Embroiled in controversy over the veracity of his pledge that if Americans like their existing health insurance they can keep it, President Obama has responded in the main by saying that the “vast majority” of health plans aren’t changing.
The White House argument is this: The employer-based plans that cover most working Americans (and 49 percent of the total population) are remaining in place, even as the Affordable Care Act moves toward full implementation.
So, if that’s true, then only a small slice of Americans – the 5 percent who buy coverage in the individual marketplace – are sometimes seeing big changes in their insurance.
But critics of the Obama administration say this isn’t the case. Employer-sponsored insurance is also changing at least in part because of Obamacare, some contend.
Sean Hackbarth, who writes a policy blog for the US Chamber of Commerce, says the Obama administration itself knew that employer-provided health plans would widely lose their "grandfathered" status and be subject to a range of Affordable Care Act provisions – just as happened with plans sold on the individual market.
In 2010, he points out, the administration estimated that 51 percent of employer plans would relinquish their grandfathered status by 2013.
Drawing on the same administration estimates, Avik Roy of the conservative Manhattan Institute wrote a commentary in Forbes last week under the headline: “Obama Officials In 2010: 93 Million Americans Will Be Unable To Keep Their Health Plans Under Obamacare.”
That’s 93 million who can’t keep their plans, out of some 181 million who have either employer-provided insurance or individual insurance in 2013, Mr. Roy argued.
Well, not so fast. Determining whether Mr. Obama is breaking his “you can keep it” pledge when it comes to employer plans involves more than tallying numbers of people who have or don’t have “grandfathered” health plans.
Yes, a lot of US health insurance plans are changing – for both employer-provided and individual coverage. But this evolution (and the resulting loss of grandfathered status under the law) isn’t all being forced by Obamacare.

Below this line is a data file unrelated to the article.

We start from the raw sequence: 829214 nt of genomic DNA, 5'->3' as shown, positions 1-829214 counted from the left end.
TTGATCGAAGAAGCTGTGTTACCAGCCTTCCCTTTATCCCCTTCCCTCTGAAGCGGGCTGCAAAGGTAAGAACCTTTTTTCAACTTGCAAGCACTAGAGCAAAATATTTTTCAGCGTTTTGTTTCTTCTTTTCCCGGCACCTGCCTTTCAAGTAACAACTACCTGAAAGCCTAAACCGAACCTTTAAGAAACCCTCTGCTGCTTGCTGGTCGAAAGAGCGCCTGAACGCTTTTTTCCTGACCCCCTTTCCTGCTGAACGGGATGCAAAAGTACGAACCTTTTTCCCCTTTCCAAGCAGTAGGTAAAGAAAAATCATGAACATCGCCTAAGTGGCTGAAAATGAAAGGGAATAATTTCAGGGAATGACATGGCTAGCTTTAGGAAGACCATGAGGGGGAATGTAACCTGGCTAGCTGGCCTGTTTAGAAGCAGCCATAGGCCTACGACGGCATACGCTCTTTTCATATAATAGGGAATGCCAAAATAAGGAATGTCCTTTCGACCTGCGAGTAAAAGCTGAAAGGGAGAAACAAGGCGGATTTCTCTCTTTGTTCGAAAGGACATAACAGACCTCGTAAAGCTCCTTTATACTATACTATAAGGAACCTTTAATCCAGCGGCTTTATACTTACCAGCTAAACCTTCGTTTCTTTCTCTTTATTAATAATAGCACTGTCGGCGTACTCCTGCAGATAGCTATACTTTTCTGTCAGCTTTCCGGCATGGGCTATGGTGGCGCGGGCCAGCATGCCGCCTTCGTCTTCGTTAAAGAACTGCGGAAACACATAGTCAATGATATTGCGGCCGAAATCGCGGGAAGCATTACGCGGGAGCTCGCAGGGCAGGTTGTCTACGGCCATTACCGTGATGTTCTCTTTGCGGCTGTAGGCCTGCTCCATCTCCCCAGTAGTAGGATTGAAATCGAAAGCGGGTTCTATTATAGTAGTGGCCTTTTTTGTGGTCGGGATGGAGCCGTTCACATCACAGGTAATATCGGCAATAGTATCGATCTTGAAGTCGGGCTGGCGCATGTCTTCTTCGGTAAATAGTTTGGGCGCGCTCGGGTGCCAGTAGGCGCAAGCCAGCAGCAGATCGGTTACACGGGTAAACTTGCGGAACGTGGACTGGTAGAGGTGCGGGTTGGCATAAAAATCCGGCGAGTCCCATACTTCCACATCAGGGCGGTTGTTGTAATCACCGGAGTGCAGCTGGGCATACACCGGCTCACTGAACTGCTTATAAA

In fact, there was a lot of evolution – and no guarantee of being able to “keep” one’s plan – in both employer and individual insurance marketplaces before the Affordable Care Act (ACA) came along.
According to journalists at the fact-checking website PolitiFact, the consulting firm Mercer found that “in each of the years from 2005 to 2008, roughly a quarter of companies said they made changes to their plans that would result in employees paying a greater share of the cost. In 2009 and 2010, it rose to one-third.”
In that context, the debate is partly a semantic one.
Arguably, Obama looks untruthful for appearing to promise repeatedly something he could never hope to deliver on – that the realm of insurance outside the sphere of his law would remain static, so that people could hang onto 2009 plans forever. But, on the other side of the debate, it may also be naive for anyone to take such an unrealistic promise so literally.
Still, with several million Americans likely to receive cancellation letters for their individual insurance policies, Obama's “you can keep it” phrasing is getting much greater scrutiny. Many of those people face a big jump in insurance costs, because the ACA demands that insurers cover a wider range of “essential” medical benefits.